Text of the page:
“I’m always learning, which keeps my work really stimulating,” says Andrew E. Taggi, a synthetic organic chemist who works on fungicide and herbicide discovery. During his eight years at Crop Protection, he has gained experience in many fields beyond synthetic chemistry, including toxicology, plant pathology, and agronomy. Taggi notes that, should his research interests ever change, the diverse skills he’s learned at Crop Protection would facilitate his transfer to other chemical and biological divisions of DuPont.Crop Protection has a burgeoning pipeline and many scientists reaching retirement age, so [32-year DuPont veteran] Lahm anticipates a large hiring push over the next five years. “We’ll need new Ph.D.-level scientists, but we also need experienced chemists with bachelor’s and master’s degrees,” he says. “Sometimes people bring in skills learned in industry that can’t be picked up quite as well in graduate school or postdoctoral programs.”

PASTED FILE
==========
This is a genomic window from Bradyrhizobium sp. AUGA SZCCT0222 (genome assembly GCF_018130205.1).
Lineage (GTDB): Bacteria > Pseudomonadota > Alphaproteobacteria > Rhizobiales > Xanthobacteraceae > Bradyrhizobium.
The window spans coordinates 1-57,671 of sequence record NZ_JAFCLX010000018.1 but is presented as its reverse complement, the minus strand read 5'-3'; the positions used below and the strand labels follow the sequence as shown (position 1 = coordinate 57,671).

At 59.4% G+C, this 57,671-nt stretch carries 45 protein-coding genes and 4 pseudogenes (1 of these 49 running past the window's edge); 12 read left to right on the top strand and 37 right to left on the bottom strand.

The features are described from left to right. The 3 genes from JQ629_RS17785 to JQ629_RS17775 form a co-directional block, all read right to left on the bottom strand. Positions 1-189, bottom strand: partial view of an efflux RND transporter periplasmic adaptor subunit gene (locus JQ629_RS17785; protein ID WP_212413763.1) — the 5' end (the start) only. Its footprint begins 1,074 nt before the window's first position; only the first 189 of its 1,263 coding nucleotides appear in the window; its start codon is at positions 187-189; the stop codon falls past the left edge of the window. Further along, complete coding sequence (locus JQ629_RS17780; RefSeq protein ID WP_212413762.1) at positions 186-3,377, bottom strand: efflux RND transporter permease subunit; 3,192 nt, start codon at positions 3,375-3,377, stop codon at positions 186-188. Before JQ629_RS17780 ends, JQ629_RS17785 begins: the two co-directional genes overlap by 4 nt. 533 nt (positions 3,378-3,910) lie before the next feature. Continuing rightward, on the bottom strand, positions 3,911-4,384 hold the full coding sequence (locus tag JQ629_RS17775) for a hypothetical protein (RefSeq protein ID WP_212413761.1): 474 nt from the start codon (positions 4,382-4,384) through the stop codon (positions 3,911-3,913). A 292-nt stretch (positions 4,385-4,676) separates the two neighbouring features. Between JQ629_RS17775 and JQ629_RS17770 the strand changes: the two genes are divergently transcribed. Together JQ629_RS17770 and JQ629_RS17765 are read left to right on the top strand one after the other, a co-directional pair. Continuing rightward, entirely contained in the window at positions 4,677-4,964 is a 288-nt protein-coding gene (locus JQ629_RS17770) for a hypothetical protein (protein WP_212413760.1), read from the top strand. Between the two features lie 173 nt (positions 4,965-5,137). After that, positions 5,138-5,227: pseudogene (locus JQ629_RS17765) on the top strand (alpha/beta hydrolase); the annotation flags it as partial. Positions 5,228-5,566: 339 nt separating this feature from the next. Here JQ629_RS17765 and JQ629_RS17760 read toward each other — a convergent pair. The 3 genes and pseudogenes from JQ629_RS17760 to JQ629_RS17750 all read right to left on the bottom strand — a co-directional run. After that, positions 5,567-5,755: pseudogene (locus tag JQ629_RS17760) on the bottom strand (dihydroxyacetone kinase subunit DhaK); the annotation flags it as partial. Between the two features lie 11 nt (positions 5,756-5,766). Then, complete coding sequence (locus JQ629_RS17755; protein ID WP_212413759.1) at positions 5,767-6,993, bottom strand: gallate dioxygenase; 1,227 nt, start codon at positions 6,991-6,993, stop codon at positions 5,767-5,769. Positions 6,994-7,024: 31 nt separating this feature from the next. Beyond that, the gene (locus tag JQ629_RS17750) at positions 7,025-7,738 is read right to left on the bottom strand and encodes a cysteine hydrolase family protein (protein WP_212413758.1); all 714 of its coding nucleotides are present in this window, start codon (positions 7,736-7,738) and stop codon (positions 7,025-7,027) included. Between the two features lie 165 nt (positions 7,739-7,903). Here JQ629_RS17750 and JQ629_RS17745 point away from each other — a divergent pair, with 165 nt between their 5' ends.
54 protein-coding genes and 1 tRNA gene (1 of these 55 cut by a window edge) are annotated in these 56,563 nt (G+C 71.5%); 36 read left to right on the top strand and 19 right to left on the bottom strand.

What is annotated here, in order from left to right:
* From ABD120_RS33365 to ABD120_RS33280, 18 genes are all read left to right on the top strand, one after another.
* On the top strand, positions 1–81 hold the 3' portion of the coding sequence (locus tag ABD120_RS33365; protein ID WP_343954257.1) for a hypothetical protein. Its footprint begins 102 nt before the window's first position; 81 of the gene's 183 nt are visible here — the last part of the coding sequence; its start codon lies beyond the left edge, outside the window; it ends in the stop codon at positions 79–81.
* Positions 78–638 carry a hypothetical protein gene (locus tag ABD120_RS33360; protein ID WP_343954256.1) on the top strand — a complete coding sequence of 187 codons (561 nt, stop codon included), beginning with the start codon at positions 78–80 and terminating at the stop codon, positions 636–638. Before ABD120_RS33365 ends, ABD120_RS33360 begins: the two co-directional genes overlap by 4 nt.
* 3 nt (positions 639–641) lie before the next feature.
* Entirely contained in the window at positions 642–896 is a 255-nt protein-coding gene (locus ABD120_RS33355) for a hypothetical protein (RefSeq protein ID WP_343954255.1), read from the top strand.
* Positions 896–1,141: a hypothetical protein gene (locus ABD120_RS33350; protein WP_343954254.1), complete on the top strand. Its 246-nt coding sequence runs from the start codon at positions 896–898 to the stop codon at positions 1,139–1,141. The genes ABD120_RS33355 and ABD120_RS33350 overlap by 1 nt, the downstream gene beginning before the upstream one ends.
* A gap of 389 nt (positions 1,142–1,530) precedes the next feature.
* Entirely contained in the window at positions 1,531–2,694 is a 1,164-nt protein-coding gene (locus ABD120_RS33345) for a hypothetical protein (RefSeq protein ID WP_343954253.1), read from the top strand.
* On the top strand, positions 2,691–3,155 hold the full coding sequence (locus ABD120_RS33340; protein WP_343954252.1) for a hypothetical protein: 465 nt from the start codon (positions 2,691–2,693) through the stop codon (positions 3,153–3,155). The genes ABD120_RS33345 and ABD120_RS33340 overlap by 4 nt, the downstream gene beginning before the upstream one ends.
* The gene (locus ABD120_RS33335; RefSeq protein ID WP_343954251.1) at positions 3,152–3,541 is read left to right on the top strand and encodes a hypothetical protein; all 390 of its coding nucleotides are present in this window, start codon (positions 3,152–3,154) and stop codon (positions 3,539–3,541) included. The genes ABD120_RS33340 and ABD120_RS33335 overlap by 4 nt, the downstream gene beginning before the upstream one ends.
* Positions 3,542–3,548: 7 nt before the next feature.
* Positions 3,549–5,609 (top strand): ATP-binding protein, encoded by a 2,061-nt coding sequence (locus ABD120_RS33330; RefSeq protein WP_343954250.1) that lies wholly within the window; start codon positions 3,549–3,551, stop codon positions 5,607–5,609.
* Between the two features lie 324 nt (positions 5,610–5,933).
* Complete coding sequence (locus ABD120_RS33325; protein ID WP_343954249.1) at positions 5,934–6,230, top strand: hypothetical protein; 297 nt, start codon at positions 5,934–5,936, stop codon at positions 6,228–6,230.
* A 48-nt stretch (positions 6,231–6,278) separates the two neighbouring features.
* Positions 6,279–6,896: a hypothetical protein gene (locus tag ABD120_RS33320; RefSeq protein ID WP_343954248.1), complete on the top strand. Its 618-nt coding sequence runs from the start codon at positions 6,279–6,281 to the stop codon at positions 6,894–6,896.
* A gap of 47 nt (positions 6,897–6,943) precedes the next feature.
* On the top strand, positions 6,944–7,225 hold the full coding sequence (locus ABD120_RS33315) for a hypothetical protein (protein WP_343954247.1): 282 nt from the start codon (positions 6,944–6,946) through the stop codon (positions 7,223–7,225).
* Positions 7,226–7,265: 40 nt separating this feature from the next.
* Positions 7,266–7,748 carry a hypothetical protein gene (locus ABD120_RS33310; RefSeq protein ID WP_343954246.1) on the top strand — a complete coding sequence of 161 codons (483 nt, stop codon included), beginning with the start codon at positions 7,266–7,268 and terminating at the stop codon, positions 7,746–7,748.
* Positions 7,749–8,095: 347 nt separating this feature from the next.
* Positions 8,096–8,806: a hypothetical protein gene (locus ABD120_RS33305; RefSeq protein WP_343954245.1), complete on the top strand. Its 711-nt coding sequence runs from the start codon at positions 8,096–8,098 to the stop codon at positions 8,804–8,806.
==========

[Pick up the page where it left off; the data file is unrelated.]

Taggi notes that many DuPont employees choose to remain at the firm for their entire careers. His father, also a synthetic chemist, retired from DuPont in 2010 after 38 years with the company. The large network of DuPont employees and retirees in the area helps foster a sense of community and stability. “DuPont has been here for more than 200 years, and you know we’re going to be around for another 200,” Taggi says.Nice to know that DuPont might be hiring experienced chemists -- if true, that's welcome news. And that DuPont employees think the company will be around for another 200 years? Boy, for all of our sakes, I sure hope he's right.